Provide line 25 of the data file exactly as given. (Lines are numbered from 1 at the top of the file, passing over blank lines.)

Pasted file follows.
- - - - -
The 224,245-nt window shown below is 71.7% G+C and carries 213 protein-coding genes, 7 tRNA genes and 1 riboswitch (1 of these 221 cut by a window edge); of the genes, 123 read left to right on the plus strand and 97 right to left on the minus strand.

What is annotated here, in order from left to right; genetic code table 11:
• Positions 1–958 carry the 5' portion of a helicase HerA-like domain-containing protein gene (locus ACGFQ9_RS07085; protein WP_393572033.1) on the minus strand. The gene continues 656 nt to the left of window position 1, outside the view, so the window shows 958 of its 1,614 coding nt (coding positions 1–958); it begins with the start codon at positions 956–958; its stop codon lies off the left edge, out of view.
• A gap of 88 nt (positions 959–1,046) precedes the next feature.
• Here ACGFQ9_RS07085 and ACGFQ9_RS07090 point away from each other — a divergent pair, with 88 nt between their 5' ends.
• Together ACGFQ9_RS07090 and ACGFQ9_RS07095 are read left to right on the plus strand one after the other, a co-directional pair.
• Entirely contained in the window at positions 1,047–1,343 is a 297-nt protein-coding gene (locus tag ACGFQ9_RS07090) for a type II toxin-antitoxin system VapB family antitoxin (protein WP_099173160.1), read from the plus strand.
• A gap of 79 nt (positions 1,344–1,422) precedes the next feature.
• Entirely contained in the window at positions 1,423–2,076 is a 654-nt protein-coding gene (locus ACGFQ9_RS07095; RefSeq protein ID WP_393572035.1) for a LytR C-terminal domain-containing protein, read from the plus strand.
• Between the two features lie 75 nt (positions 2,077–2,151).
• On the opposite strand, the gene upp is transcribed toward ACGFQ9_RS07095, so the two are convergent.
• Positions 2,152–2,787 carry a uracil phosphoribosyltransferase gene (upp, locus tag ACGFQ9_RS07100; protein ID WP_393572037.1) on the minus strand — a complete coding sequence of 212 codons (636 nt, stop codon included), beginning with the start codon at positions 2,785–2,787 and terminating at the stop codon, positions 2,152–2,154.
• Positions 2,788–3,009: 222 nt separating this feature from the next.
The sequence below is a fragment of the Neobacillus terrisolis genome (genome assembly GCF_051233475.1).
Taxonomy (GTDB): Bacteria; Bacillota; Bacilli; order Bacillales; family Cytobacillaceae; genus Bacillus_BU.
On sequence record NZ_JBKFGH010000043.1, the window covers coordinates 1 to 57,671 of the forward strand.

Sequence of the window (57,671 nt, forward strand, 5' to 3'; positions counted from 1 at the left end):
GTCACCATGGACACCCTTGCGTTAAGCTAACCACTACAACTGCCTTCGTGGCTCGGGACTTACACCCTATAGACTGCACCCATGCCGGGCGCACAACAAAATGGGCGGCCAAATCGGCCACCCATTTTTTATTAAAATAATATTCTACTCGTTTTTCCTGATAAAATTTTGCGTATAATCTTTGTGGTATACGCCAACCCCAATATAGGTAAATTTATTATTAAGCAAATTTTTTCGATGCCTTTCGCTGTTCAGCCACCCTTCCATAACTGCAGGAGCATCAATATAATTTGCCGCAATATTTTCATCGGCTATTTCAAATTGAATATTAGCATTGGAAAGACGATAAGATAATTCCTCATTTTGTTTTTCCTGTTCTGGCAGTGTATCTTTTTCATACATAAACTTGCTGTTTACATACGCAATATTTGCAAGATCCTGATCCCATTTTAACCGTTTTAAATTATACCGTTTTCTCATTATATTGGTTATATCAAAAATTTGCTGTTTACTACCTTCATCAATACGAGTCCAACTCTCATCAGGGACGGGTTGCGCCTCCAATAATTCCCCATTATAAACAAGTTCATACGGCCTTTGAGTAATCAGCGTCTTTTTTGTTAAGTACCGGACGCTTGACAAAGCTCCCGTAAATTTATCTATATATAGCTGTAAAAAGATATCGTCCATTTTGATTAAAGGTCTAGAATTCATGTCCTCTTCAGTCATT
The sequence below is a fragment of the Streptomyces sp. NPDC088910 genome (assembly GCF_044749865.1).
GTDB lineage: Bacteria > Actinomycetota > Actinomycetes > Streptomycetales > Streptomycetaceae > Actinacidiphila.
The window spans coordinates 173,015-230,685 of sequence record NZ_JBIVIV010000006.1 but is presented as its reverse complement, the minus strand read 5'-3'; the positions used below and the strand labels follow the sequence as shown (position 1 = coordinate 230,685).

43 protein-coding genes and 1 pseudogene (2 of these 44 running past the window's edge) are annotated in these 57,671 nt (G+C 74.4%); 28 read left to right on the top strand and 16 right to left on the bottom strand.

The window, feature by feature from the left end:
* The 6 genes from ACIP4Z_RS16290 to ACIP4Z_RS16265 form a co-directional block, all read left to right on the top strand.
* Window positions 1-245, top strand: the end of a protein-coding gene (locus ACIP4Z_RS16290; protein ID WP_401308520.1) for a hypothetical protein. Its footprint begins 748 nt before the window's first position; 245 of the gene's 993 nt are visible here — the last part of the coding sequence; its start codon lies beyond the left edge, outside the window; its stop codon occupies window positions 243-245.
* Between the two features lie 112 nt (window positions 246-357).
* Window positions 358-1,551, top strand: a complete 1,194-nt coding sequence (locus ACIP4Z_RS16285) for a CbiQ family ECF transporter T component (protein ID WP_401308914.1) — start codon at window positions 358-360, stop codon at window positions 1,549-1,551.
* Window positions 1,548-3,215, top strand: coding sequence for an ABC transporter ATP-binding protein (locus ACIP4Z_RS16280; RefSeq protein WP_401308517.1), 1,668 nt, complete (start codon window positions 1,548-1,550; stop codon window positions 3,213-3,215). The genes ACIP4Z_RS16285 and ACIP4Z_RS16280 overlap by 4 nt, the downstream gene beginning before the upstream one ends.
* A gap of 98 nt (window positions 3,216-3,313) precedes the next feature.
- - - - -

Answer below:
* Window positions 1-245, top strand: the end of a protein-coding gene (locus ACIP4Z_RS16290; protein ID WP_401308520.1) for a hypothetical protein. Its footprint begins 748 nt before the window's first position; 245 of the gene's 993 nt are visible here — the last part of the coding sequence; its start codon lies beyond the left edge, outside the window; its stop codon occupies window positions 243-245.